Residents of an Anaheim mobile home park received some potentially life-saving aid on Saturday, April 28, thanks to members of Anaheim Fire & Rescue and a few dozen volunteers.
About 30 men, women, and children with I Love Anaheim and some Anaheim Fire & Rescue personnel canvassed the Friendly Village community off East La Palma Avenue, in the Anaheim Hills neighborhood, to install free smoke alarms in the homes and provide fire safety information.
About two years ago, Anaheim Fire & Rescue received some 12,000 alarms through a Federal Emergency Management Agency (FEMA) grant. Ever since, the department has been installing them in the city’s residential neighborhoods — namely, in single-family homes and mobile home parks like Friendly Village.
The department visited the community about two years back, and returned Saturday to install detectors inside units they missed the last time.
“This is a hook to get in and talk about fire safety,” said Fire Marshal Allen Hogue, adding that 80 percent of the fires the department responds to are within residences. Hogue led a team that included Lindsay Young, an assistant fire marshal, and Fire Inspector Adrian Abel.
“To me, this is what it’s all about,” said Hogue, a 23-year department veteran. “This is why we get in the fire service, to get out and help the community.”
Abel, who’s been with Anaheim Fire & Rescue for seven years, said having working smoke alarms in a mobile home is particularly important because the structures can quickly become engulfed, often within a matter of minutes. Mobile homes are generally made of thin material.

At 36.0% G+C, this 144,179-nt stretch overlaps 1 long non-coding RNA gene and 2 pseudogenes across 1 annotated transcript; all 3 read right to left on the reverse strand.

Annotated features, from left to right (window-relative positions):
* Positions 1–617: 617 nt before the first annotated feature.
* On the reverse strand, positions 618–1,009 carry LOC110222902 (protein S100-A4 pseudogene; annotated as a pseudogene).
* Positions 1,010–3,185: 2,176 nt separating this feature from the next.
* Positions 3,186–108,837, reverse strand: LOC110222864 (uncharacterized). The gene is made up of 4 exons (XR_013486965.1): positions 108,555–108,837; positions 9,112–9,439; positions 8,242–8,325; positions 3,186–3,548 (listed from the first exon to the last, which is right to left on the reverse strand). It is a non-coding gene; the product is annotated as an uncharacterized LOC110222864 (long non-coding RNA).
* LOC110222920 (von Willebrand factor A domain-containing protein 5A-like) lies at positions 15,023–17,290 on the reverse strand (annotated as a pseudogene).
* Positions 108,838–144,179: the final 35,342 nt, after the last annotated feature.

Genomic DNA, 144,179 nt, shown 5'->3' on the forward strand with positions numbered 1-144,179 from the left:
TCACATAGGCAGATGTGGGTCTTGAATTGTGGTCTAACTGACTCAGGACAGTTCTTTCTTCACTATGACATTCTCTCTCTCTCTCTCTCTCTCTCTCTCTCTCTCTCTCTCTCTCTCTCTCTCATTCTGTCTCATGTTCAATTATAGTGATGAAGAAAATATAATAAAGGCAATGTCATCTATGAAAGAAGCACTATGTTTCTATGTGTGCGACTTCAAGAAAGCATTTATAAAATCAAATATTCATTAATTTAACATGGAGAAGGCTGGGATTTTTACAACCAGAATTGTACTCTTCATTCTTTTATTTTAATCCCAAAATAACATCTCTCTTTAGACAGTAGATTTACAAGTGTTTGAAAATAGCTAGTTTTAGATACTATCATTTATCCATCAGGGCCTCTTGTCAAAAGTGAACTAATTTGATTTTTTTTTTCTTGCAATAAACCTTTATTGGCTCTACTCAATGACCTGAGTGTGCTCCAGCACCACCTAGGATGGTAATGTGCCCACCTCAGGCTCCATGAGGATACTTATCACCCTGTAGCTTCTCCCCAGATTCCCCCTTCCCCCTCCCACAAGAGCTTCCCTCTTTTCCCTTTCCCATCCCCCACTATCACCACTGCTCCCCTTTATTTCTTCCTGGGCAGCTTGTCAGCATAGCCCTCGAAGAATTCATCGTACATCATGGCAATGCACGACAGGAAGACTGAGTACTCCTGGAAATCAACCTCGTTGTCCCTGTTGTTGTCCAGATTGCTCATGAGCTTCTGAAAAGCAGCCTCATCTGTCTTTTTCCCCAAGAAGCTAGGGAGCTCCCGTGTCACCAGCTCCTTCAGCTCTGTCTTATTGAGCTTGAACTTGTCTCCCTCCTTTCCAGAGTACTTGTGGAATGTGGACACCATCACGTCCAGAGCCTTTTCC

“In a mobile home fire, seconds really do count,” Hogue said. Having a working smoke detector, he added, can “literally mean the difference between life and death.”
The morning began with Hogue and other department personnel demonstrating how to install the smoke alarms, which have a 10-year battery life. The volunteers and fire personnel walked around Friendly Village with the alarms, power tools, and documentation tucked inside colorful wagons. They visited 39 homes and installed 74 smoke alarms.
Many of the I Love Anaheim volunteers were employees of the Anaheim branch of Bay Alarm, a home security company.
“We’re a family-owned business,” said Alexandria Gomez, office manager for Bay Alarm. “We really like to keep that culture, and this is one of the programs we love to volunteer for. It’s great to give back to the community. That’s what our company strives on.”
A brother and sister live in one of the mobile homes Abel and a few I Love Anaheim volunteers visited. The aid that morning proved to be essential: the home didn’t have any working alarms. The group installed one in each of the unit’s three bedrooms and a fourth in the living room. Abel gave them fire-prevention advice for their kitchen.
He noted that Anaheim Fire & Rescue routinely provides advice, but isn’t often able to go into homes to do up-close inspections like Saturday’s event.
When they can, “Then you’re really fixing things up,” Abel said. “For every house that we do, that’s one less house that could have a fire.”